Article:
Minister of Foreign Affairs Maia Panjikidze explains the nuances in the Ivanishvili government's foreign policy. (Interpressnews.)

Foreign Affairs Minister Maia Panjikidze confirms in an interview with DF Watch that she has received a two page letter from a foreign country complaining about one of its citizens having been subjected to pressure from the previous Georgian government.

She said a high official in the National Movement government forced a foreign businessman to take part in corruption, demanding that he buy the government expensive cars and in return promising to simplify customs procedures. He was further required to pay monthly payments. Now the case will be investigated.

The letter was first reported by the Chief Prosecutor, but was confirmed by the new Foreign Minister in a tête-à-tête with DF Watch about the government’s plans and priorities in the foreign policy. She says President Mikheil Saakashvili and his party have no reason to say that the government is changing direction in the foreign policy, and the international community knows it.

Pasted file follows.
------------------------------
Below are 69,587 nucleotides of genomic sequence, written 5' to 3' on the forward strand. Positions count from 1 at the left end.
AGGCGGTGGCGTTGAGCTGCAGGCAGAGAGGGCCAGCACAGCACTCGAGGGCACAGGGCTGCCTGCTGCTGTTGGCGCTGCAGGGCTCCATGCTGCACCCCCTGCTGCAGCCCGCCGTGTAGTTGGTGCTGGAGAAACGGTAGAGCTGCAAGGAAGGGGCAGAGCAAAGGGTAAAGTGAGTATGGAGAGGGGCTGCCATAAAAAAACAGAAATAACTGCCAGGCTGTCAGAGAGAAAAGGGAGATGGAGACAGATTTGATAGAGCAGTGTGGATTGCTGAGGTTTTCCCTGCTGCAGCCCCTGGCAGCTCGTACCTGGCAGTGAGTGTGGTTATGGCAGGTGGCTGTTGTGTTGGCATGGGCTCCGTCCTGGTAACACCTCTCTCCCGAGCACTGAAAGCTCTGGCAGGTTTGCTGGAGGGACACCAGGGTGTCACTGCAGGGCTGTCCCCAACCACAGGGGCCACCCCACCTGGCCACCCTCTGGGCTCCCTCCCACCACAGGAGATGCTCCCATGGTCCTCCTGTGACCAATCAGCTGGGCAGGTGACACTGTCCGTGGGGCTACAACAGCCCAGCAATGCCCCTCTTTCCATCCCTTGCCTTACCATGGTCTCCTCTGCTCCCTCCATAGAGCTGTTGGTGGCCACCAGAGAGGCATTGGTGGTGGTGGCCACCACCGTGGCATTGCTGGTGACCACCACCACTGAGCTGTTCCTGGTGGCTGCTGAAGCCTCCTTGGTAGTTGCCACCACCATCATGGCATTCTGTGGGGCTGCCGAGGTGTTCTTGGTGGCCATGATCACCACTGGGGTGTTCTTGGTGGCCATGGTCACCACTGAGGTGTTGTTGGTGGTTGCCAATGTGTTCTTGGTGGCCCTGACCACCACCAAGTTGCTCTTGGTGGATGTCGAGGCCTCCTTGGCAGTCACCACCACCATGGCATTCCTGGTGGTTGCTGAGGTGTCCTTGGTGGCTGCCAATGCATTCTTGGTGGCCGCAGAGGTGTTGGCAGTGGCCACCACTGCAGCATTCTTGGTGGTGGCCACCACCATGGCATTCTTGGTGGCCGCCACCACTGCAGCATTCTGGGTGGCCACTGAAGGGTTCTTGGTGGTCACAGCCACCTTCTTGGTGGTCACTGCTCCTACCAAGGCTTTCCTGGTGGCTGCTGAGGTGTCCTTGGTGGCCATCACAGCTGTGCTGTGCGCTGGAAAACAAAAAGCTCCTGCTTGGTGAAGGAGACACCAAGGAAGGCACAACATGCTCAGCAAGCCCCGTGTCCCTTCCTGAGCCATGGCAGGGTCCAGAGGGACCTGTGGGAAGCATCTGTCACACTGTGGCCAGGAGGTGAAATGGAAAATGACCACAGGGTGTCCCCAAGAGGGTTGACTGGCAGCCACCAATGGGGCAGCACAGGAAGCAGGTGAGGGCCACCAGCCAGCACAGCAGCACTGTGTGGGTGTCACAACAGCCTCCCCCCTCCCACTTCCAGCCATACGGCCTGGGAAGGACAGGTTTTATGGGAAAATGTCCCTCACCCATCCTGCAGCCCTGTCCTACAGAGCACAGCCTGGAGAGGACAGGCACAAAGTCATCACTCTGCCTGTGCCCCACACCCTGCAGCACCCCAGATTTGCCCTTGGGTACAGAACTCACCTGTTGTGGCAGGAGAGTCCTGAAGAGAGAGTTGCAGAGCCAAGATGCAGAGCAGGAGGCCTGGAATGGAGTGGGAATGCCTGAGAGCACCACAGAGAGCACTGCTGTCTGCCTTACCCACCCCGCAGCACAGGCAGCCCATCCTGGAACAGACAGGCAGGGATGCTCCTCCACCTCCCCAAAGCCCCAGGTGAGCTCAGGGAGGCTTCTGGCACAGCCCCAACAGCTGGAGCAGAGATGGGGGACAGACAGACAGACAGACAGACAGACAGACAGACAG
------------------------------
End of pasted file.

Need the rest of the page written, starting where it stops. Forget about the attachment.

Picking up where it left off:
M.P: No-one will be able to find a statement or phrase either in the election campaign or later, which gives reason to say that Georgia is changing its foreign policy. Many things confirm this and disregarding statements, also the actions of the new government; the Prime Minister’s [first] visit abroad, which took place in Brussels, my visits or other ministers’s visits, indicate that Georgia is moving toward Europe. This is the choice of the Georgian people. Saakashvili didn’t invent this. This is the political strategy of this country, and it has followed this course since the day it gained independence.